The American public has until Friday to make their voices heard on whether they want to hear people talking on cellphones on planes.
That’s the deadline set by the Federal Communications Commission for public comment on the hot-button issue. Comments can submitted online for issue No. 13301, with reaction to the comments open until March 17. Some comments have already been filed, including people worried about air rage.
“Airplanes are too small, too crowded, and too stress filled to allow this audible intrusion to occur. It will create havoc and ultimately hate and discontent,” wrote a man from Terrebonne, Ore.
“There will be minor violence, some of it justified.” one man from Pleasanton, Calif., said.
“As a passenger of the San Francisco Bay Area Regional Transit (BART), I have had the unfortunate experience of sitting in proximity to people using cell phones to describe very intimate sexual acts unsuitable for children’s ears, or anyone else for that matter,” said one commenter from Sacramento, Calif. “Since no one can guarantee the conflicts would not become physical, this type of conflict is best avoided by keeping current rules in place.”
Not all comments have been negative.
“We’ve had phones before and it wasn’t a problem. Does no one remember the Airfone? The role that it played with Flight 93 on 9/11? Every row in most airlines had one. Yet there wasn’t abuse; people used them when they had to, and no more air marshals were needed than were already there,” said a man from Nashville.
After the deadline the FCC staff will review the comments and make a recommendation to the chair, who could then place it on the agenda for a vote.
Regardless of the decision, some airlines have already made clear they will not offer voice.
(Read more: Airlines ban in-flight calls, whatever FCC does)
Delta, which earlier pledged it will remain voice free, said it again in a letter to the FCC. “Regardless of the outcome of this rulemaking, Delta will not allow mobile wireless calls or internet-based voice communications on Delta or Delta Connection aircraft in flight,” the airline states in its Feb. 7 comment. “Delta’s research and customer feedback tell us that most passengers, and especially frequent flyers, believe that voice calls in the cabin during flight would be major annoyance and a serious disruption to the air travel experience. A clear majority of customers who responded to a 2012 survey said they felt the ability to make voice calls on board would detract from—not enhance—their experience.”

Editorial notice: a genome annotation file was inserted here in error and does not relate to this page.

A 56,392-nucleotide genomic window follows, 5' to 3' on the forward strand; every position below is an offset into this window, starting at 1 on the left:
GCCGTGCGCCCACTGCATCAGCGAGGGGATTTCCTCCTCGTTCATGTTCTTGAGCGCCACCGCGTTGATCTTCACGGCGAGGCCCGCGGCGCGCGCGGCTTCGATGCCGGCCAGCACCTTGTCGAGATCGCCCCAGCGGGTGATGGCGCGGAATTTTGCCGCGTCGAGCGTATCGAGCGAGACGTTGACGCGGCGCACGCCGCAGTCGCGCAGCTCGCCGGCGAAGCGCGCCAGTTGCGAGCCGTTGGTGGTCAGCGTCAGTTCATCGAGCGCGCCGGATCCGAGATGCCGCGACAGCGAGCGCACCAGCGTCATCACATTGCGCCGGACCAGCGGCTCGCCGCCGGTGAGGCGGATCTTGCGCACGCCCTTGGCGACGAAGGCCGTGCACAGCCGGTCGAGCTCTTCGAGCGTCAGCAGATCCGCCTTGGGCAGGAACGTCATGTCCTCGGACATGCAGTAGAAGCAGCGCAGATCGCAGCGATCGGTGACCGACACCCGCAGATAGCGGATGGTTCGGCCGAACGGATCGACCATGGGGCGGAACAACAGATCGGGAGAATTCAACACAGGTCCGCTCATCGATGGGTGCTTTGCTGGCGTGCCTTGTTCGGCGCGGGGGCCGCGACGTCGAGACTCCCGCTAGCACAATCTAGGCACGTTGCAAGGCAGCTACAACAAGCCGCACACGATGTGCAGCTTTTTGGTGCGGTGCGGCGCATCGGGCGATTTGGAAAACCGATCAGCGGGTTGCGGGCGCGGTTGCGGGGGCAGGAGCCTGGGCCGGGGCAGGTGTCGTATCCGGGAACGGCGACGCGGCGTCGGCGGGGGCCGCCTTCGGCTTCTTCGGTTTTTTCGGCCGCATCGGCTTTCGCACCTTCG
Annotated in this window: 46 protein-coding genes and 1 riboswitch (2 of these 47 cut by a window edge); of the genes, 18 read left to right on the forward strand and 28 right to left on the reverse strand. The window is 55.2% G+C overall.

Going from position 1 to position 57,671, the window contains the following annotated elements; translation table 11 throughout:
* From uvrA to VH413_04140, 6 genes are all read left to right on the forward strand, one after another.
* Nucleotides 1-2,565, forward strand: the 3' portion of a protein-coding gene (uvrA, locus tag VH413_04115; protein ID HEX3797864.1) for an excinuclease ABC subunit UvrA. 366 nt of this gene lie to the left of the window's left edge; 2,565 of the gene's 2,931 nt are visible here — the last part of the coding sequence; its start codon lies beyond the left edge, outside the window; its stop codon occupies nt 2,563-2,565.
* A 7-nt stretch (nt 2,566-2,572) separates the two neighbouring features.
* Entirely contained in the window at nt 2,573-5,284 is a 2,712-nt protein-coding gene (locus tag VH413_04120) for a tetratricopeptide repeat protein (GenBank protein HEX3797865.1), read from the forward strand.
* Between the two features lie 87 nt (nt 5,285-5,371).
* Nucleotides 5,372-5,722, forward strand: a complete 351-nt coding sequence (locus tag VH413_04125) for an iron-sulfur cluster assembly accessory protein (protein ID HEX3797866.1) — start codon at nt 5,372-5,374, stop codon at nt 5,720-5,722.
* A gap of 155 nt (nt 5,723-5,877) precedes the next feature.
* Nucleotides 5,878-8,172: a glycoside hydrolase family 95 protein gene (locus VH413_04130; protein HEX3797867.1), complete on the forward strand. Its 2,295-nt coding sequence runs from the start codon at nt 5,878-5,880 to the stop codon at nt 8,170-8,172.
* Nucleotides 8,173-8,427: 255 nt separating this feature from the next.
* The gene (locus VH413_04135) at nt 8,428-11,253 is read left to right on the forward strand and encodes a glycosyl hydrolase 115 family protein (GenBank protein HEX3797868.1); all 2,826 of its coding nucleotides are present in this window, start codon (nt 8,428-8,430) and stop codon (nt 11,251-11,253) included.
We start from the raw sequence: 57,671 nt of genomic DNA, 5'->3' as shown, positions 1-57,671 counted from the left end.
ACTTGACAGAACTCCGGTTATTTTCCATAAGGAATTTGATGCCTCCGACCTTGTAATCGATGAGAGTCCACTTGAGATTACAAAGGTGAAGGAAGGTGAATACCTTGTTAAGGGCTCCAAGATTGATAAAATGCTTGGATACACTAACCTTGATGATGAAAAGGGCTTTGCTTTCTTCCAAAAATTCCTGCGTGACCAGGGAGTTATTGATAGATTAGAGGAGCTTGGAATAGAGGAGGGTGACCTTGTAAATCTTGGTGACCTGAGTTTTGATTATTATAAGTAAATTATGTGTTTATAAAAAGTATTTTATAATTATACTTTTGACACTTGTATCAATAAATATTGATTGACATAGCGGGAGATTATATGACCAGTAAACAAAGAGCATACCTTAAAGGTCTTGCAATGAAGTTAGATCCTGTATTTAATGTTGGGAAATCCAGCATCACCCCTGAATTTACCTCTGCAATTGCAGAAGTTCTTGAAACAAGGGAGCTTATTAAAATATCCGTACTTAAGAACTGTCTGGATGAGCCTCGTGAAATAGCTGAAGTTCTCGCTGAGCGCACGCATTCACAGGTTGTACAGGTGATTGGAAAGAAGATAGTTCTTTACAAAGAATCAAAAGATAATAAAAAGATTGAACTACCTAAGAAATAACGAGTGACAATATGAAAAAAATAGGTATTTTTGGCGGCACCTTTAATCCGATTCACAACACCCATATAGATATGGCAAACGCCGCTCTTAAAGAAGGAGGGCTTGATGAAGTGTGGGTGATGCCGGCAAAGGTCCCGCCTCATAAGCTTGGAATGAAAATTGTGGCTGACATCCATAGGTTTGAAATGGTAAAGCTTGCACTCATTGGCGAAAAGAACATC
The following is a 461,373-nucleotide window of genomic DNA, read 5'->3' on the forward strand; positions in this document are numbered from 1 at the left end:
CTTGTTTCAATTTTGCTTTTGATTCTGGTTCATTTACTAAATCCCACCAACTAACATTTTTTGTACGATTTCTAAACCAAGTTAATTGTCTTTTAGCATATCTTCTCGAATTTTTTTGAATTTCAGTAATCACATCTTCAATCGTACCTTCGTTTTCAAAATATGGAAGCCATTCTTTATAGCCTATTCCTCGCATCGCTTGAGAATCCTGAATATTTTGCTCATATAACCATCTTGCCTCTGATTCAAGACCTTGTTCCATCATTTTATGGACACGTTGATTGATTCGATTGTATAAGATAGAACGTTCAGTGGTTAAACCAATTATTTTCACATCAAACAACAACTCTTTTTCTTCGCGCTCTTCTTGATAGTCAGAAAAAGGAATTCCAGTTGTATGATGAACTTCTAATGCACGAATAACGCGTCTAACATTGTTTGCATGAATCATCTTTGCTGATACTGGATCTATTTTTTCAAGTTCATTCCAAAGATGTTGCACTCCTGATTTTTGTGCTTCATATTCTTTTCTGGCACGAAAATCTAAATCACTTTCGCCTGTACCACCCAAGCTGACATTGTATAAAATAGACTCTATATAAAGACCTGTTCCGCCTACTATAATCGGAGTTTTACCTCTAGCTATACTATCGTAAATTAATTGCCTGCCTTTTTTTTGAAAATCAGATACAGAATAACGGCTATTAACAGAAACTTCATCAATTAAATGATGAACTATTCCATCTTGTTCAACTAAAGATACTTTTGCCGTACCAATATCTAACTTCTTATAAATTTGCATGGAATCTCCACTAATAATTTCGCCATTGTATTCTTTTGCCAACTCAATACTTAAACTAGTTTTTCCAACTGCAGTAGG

But while U.S. fliers wring their hands over the prospect of listening to loud calls on long flights, the reality is that international flights have allowed in air voice calls for years.
Emirates, Virgin Atlantic, Transaero, Etihad and SAS all offer voice calls on selected flights through a service installed by AeroMobile. In November 2013, U.S. customers talked for 33 hours and 14 minutes on AeroMobile flights, according to company records. U.S. subscribers make up around 20 percent of connected passengers on those U.S-bound flights with AeroMobile.
“Virgin Atlantic begin testing a voice service in 2012. It’s limited to six users at any one time to avoid disruption to other passengers. We’ve had a positive response from customers so far and find that the majority use the service to text or make a quick call home to loved ones,” Olivia Gall, the airline’s corporate communications coordinator for the United States, told CNBC. “The service is not permitted during takeoff or landing and is switched off approximately 250 miles from U.S. airspace. Passengers are billed for international roaming charges through their own cellphone carriers.”
Lufthansa last week became the latest company to sign on for a AeroMobile service but it’s not currently offering the voice option, a company spokesperson told CNBC.
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AeroMobile is not the only voice service roaming the globe. “Most of our 20 airline customers in operation offer mobile phone with the voice activated,” said Aurelie Branchereau, spokeswoman for OnAir. “Emirates, Aeroflot, TAM, Etihad are just a few examples among our customers who offer it.”
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—By CNBC’s Amy Langfield. Follow her on Twitter at @AmyLangfield.